Data Management for Database Marketing Efforts

This is the fifth article in our Database Marketing Strategy series, which outlines an approach to understanding the details of building a world-class database marketing system.

One of the fundamental components of any database marketing effort is data management. Poor data management practices can lead to data privacy violations and damage to your brand. On the other hand, strong practices will lead to intelligent customer communications, optimized marketing decisions, and improved marketing ROI.

Data management encompasses the set of support processes and activities used to capture, transfer, organize, transform, store, analyze, and use data. With so much riding on the ability to manage data effectively, it is essential to follow some best practices for each of these categories:


  • Capture enough personally identifiable information (PII) as possible, including account numbers or logins.
  • Keep track of unique sources, times, and usage permissions for all data captured.
  • Keep captured data at a transactional level.


  • Encrypt sensitive data and use Secure File Transfer Protocol (SFTP).
  • Eliminate all nonsecure transfers in your organization ASAP.


  • Logically organize your data using a customer-centric data model, with marketing and activity transactions.
  • Analyze, standardize, and cleanse data prior to putting them into a formal database.


  • Use metadata-driven processes SUCH AS?? to create and manage aggregates with precise, documented business rules.
  • Invest in data discovery and analysis to maximize the value from the existing data.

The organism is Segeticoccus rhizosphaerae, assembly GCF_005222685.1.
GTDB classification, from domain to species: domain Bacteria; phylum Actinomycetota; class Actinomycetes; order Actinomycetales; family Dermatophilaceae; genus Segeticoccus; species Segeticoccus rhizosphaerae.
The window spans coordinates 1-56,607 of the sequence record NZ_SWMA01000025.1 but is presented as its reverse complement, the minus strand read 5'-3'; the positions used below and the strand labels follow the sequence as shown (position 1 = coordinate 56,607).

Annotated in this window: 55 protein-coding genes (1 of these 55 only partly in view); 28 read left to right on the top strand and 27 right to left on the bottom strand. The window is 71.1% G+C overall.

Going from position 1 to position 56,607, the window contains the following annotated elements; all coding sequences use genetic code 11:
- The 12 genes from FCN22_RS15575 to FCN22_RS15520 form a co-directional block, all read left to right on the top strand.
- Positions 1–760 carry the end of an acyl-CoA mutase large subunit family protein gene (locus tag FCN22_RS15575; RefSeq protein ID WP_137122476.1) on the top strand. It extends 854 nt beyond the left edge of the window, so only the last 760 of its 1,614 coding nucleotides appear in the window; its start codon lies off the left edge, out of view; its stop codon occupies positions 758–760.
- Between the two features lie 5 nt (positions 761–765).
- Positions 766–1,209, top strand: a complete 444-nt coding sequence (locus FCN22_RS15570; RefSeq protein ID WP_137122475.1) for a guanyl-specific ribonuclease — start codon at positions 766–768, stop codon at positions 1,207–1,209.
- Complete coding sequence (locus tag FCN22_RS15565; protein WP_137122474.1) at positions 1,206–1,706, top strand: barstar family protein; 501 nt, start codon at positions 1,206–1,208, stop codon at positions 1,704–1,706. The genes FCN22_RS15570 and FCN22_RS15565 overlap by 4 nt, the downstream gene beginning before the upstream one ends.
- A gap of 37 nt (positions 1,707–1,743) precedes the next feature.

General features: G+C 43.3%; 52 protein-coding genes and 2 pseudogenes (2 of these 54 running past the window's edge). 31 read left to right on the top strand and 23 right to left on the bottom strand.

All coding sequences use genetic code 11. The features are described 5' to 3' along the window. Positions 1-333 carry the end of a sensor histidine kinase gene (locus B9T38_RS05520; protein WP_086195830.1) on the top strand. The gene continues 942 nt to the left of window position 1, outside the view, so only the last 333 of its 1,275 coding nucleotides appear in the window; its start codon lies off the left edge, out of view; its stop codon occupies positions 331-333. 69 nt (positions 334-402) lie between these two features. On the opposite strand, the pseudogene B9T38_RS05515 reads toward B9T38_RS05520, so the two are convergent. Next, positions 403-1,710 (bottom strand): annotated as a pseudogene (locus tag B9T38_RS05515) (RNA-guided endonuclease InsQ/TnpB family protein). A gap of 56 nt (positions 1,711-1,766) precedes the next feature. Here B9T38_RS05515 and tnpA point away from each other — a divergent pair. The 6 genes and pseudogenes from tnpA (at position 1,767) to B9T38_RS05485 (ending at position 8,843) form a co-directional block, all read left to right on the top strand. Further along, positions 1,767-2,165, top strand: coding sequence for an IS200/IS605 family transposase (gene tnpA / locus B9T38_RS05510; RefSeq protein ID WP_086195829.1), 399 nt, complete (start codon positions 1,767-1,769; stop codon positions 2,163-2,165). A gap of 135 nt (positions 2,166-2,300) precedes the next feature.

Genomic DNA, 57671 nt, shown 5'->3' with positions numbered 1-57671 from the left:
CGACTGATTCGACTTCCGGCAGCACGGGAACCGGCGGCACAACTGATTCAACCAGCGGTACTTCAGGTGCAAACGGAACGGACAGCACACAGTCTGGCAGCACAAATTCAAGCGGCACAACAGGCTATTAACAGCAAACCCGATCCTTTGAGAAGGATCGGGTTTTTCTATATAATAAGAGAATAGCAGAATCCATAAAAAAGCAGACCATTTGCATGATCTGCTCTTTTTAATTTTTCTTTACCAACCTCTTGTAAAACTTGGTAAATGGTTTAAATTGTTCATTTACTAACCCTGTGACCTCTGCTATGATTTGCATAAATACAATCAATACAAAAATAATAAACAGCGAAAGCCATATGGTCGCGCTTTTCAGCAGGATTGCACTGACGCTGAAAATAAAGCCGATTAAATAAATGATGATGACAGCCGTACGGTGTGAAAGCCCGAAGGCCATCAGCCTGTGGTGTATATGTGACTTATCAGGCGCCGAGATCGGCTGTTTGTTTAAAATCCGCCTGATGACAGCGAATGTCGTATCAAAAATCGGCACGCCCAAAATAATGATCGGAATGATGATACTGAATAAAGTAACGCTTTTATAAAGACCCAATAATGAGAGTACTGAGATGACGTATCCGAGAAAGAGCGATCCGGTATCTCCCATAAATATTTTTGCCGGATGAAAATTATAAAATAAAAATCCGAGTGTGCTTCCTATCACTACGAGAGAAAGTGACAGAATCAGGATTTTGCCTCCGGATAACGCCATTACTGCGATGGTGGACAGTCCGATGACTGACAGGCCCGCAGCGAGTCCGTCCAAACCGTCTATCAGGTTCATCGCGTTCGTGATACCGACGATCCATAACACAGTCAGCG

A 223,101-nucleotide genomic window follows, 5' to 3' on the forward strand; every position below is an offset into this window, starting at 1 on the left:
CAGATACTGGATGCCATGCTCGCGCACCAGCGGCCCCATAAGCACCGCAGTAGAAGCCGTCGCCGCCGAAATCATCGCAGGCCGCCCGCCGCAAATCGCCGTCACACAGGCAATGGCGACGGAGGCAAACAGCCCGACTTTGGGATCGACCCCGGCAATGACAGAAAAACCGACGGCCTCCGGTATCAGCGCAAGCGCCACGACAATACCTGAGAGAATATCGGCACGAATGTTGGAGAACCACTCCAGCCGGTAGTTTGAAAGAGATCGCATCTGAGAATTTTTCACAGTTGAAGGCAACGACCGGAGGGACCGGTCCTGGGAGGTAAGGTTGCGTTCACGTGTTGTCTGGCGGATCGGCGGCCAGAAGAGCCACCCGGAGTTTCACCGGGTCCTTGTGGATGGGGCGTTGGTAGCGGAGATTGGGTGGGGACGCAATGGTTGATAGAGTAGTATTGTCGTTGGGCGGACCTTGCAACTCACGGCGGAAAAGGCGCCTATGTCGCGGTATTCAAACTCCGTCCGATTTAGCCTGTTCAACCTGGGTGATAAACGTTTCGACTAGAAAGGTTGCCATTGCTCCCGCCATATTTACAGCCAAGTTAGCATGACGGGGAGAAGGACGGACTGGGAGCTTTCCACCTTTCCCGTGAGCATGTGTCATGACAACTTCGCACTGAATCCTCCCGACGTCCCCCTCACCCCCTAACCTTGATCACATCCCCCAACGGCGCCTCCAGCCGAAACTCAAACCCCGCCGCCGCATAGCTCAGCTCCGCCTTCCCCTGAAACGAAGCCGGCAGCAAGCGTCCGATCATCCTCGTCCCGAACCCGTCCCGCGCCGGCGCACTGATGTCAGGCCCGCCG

• Manage your data in a flexible infrastructure that enables rapid change and tracks source history and timing. Integrate, but don’t eliminate.
  • Keep the detailed transactional data while creating summary level aggregates and analytics.


  • Build an effective analytic environment that interacts rapidly with your production database, enabling the analysts to focus on the actual analysis and providing a linkage back to execute on the findings.


  • Keep track of all actions taken as the result of the data and analysis at an individual level.
  • Use this history to build a knowledge base of what works from both a marketing and a data management perspective.

Data management is clearly the core underlying capability that enables database marketing. It is becoming more complex in today’s multichannel, permission-driven world, and it is critical that you address it as ongoing priority.

Scott Cone is vice president/client leader for Merkle, a Lanham, MD-based database marketing services provider.

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